New article at Philological Quarterly

Philological Quarterly 98.4 (2019) has graciously published my discussion of Prynne’s commentaries. The essay is a bit cramped, but contains things about philology, commentary, and tries to tease out some theoretical convictions lurking behind Prynne’s adaptation of that form. Here’s an excerpt:

Such commentaries represent a renovation of commentary as critical practice in English studies. Neither their interdisciplinarity nor their density is unique; critics as different as Erich Auerbach, Giorgio Agamben, Helen Vendler, and Jacques Derrida have shown what can be done with and through commentary. But Prynne’s commentary is of an extreme kind: a radicalized version of close reading that frames the poem as a locus of convergent and contradictory tendencies whose sedimentation supersedes both author and reader. Despite the brilliant adumbrations in the margins, the commentary retains its marginality by making the poem into a curriculum. Never has the aesthetic autonomy of the single poem been so challenged than by so intensely focusing on a single poem.

Here’s the full article.

Old Biz Orders

This book collects poetic work written between 2014 and 2018, including Story OneThe Meritocrat, and The Last Shyness. It includes a new sequence, as well: the titular Old Business.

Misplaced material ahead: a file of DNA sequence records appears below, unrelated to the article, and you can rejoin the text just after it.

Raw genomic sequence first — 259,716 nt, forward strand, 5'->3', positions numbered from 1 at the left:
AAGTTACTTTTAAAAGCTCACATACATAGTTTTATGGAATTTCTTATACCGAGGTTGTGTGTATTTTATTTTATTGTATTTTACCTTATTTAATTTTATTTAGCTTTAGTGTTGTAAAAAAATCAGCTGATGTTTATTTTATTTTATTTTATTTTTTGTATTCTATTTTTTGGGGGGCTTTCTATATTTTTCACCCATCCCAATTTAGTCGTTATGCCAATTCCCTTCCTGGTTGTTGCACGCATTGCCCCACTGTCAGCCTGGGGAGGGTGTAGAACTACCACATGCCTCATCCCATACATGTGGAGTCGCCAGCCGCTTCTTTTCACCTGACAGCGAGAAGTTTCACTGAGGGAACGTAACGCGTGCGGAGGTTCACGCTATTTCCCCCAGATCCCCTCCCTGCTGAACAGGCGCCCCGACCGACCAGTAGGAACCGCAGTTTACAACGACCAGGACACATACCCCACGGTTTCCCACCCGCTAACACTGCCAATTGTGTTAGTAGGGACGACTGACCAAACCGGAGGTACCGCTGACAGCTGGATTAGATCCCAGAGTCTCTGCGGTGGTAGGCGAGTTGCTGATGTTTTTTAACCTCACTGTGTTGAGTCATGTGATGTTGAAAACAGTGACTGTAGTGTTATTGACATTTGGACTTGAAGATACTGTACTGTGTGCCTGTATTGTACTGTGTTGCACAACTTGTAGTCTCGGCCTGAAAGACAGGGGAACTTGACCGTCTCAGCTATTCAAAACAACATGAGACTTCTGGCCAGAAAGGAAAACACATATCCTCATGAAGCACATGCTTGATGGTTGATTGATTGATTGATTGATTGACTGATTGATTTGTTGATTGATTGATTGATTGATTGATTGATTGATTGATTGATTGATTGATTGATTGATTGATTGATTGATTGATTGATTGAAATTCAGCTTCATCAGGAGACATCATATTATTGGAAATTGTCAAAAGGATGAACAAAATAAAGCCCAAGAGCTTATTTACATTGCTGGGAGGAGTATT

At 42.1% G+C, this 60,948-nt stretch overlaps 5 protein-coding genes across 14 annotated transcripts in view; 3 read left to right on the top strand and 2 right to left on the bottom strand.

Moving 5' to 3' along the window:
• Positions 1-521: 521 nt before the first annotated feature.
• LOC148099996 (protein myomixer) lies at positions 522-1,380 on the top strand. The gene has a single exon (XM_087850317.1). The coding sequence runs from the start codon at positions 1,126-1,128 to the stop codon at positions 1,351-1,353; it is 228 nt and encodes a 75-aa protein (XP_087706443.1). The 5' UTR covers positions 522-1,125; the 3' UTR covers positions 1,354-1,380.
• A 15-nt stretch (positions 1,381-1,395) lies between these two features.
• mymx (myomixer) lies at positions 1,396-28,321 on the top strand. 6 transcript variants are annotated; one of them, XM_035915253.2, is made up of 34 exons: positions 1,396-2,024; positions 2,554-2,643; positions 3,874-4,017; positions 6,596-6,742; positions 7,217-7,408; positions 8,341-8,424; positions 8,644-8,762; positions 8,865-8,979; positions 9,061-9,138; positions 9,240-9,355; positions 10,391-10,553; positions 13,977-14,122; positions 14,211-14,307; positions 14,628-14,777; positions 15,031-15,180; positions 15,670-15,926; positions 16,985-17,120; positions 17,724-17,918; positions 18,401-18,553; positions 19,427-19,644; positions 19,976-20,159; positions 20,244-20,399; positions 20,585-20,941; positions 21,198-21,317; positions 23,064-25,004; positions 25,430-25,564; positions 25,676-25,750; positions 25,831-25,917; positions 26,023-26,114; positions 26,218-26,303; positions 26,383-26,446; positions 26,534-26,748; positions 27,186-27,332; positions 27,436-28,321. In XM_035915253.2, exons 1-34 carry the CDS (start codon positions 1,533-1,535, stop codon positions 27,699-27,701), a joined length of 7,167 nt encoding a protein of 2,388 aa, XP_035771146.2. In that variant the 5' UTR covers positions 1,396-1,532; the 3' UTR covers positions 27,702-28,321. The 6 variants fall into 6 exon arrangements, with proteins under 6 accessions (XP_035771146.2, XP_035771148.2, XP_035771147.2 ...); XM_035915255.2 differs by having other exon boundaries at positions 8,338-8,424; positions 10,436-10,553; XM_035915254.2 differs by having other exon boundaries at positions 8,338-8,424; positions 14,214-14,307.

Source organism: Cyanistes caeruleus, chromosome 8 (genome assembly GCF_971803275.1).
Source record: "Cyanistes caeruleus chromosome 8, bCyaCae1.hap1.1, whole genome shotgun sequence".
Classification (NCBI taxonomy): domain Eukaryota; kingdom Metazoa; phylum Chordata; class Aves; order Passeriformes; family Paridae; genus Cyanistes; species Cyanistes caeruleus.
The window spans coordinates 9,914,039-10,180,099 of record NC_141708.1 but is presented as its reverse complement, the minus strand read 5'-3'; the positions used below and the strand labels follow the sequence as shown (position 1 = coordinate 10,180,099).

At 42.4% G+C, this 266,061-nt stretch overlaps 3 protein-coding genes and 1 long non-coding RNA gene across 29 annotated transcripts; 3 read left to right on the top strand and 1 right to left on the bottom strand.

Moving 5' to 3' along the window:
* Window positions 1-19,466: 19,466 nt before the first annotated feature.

From the editors:

The poetry of Ryan Dobran begins in a congenial, observational mode and crystallizes swiftly into an engrossing lattice of voice and affect, a prismatic language that pivots unassumingly through shades of the quotidian and the disenchanted, the earnest and the circumspect, the ingenuous and the vatic. It is a recognizably contemporary poetry: familiar discourses and lifeworlds made uncanny by an exacting realism, conscientious of the creaturely and all-too-embodied travails of a rapidly immaterializing modernity, persistently shot through with fleeting glimpses of those distributed, elusively disciplinary forces—of law, finance, technology—that everywhere impinge locally and yet evade global apprehension. At the same time, there is yet something about Dobran’s clear-eyed view out onto the actual existing world that bestows a kind of proleptic clarity on the Skinner box of the present: the poetic defamiliarization at play is not the techno-stunned alienation of modernism but something older and more stoic, comic, or forgiving, not didactic and yet in its composure quietly instructive.

Order from Golias Books directly. Or, if you wish, from SPD (available soon).